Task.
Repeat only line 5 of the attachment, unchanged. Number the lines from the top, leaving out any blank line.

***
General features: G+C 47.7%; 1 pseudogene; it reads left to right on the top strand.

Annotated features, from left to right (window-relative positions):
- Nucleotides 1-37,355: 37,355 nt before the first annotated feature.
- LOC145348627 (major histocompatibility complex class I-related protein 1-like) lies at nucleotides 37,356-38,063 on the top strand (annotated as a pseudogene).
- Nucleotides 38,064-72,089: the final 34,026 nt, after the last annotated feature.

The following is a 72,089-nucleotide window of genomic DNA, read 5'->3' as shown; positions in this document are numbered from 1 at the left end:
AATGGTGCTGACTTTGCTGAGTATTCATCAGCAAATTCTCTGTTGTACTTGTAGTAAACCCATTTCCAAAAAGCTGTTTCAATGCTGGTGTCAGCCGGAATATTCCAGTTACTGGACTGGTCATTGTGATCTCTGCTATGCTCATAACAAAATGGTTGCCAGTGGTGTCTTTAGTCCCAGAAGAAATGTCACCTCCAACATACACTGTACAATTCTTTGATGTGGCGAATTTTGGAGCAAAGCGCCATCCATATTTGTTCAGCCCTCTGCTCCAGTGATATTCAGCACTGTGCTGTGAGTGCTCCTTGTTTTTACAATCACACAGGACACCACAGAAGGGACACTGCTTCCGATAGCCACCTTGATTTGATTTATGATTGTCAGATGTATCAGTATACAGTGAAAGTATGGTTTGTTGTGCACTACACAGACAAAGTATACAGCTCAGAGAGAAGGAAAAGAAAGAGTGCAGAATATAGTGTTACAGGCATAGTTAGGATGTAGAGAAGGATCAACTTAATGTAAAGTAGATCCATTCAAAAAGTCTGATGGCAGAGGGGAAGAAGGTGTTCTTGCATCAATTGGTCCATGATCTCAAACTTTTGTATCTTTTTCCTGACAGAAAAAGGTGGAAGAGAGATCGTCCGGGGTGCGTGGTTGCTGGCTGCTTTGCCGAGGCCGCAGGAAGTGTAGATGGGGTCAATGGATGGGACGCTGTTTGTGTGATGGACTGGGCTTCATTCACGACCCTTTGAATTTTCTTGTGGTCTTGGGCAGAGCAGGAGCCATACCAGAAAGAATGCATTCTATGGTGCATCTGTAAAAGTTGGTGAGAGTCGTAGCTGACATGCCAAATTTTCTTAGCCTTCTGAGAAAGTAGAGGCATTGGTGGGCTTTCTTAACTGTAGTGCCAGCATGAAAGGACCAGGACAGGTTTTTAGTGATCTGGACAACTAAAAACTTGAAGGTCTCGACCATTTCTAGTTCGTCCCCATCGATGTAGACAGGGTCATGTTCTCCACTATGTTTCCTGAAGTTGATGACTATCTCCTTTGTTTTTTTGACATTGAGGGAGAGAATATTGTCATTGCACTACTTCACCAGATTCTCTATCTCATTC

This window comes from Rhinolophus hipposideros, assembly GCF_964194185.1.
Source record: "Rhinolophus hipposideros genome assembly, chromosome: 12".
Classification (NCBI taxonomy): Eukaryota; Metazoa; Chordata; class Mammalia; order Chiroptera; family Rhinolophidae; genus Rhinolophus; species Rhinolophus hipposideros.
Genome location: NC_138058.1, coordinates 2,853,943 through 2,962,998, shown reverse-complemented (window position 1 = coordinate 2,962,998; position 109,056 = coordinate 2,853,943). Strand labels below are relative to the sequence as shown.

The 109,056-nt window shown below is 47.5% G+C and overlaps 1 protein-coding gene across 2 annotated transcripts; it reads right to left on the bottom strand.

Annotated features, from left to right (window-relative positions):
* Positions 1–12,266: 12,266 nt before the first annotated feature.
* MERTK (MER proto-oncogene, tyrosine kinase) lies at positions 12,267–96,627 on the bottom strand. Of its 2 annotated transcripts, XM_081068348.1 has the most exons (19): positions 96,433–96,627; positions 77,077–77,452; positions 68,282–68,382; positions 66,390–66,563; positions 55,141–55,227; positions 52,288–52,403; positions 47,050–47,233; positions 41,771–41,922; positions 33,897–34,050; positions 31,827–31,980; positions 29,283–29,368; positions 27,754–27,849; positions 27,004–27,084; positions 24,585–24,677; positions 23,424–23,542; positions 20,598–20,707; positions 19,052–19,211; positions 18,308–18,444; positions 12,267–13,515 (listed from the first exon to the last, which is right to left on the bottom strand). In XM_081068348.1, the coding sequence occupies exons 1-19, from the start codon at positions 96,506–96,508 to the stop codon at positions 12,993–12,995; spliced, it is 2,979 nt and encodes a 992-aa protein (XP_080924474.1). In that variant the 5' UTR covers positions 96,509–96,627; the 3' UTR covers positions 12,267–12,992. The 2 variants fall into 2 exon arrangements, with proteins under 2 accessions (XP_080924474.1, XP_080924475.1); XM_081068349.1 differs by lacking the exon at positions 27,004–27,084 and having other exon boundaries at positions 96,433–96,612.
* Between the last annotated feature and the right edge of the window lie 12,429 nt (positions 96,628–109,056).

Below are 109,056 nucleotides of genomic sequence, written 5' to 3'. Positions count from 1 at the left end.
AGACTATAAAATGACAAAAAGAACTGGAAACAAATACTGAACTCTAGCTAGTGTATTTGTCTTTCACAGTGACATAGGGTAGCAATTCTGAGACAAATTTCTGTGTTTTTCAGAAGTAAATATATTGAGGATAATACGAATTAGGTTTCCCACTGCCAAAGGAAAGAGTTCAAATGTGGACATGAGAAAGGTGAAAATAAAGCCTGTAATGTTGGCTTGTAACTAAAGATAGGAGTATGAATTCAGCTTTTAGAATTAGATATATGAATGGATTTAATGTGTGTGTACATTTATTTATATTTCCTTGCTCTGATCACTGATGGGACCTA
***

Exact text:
- Nucleotides 38,064-72,089: the final 34,026 nt, after the last annotated feature.